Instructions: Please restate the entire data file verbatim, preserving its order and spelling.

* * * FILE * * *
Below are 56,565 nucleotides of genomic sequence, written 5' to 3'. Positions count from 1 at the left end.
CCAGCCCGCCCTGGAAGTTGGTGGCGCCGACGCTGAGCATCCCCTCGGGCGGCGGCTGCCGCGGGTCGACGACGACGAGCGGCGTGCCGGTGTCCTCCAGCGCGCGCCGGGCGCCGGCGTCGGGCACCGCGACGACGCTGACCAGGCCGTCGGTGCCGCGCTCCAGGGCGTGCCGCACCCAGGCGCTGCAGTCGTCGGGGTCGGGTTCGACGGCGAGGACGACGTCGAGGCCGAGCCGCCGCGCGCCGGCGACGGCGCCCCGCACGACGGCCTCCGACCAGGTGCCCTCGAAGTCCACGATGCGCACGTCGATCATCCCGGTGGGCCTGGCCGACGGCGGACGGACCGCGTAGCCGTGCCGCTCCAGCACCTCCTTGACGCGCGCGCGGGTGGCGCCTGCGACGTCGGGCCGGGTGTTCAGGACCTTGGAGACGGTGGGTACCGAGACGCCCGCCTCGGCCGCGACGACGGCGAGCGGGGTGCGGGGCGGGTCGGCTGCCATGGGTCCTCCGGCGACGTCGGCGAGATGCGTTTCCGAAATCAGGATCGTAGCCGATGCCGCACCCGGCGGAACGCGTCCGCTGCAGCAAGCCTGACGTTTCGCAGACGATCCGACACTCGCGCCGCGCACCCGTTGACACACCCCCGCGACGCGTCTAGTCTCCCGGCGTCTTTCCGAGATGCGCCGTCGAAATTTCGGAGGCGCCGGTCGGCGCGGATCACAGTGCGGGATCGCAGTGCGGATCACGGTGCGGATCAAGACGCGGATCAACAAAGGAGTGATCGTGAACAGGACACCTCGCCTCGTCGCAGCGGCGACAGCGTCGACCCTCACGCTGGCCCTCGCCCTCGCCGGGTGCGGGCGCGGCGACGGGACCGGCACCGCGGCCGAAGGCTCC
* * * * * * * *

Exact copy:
Below are 56,565 nucleotides of genomic sequence, written 5' to 3'. Positions count from 1 at the left end.
CCAGCCCGCCCTGGAAGTTGGTGGCGCCGACGCTGAGCATCCCCTCGGGCGGCGGCTGCCGCGGGTCGACGACGACGAGCGGCGTGCCGGTGTCCTCCAGCGCGCGCCGGGCGCCGGCGTCGGGCACCGCGACGACGCTGACCAGGCCGTCGGTGCCGCGCTCCAGGGCGTGCCGCACCCAGGCGCTGCAGTCGTCGGGGTCGGGTTCGACGGCGAGGACGACGTCGAGGCCGAGCCGCCGCGCGCCGGCGACGGCGCCCCGCACGACGGCCTCCGACCAGGTGCCCTCGAAGTCCACGATGCGCACGTCGATCATCCCGGTGGGCCTGGCCGACGGCGGACGGACCGCGTAGCCGTGCCGCTCCAGCACCTCCTTGACGCGCGCGCGGGTGGCGCCTGCGACGTCGGGCCGGGTGTTCAGGACCTTGGAGACGGTGGGTACCGAGACGCCCGCCTCGGCCGCGACGACGGCGAGCGGGGTGCGGGGCGGGTCGGCTGCCATGGGTCCTCCGGCGACGTCGGCGAGATGCGTTTCCGAAATCAGGATCGTAGCCGATGCCGCACCCGGCGGAACGCGTCCGCTGCAGCAAGCCTGACGTTTCGCAGACGATCCGACACTCGCGCCGCGCACCCGTTGACACACCCCCGCGACGCGTCTAGTCTCCCGGCGTCTTTCCGAGATGCGCCGTCGAAATTTCGGAGGCGCCGGTCGGCGCGGATCACAGTGCGGGATCGCAGTGCGGATCACGGTGCGGATCAAGACGCGGATCAACAAAGGAGTGATCGTGAACAGGACACCTCGCCTCGTCGCAGCGGCGACAGCGTCGACCCTCACGCTGGCCCTCGCCCTCGCCGGGTGCGGGCGCGGCGACGGGACCGGCACCGCGGCCGAAGGCTCC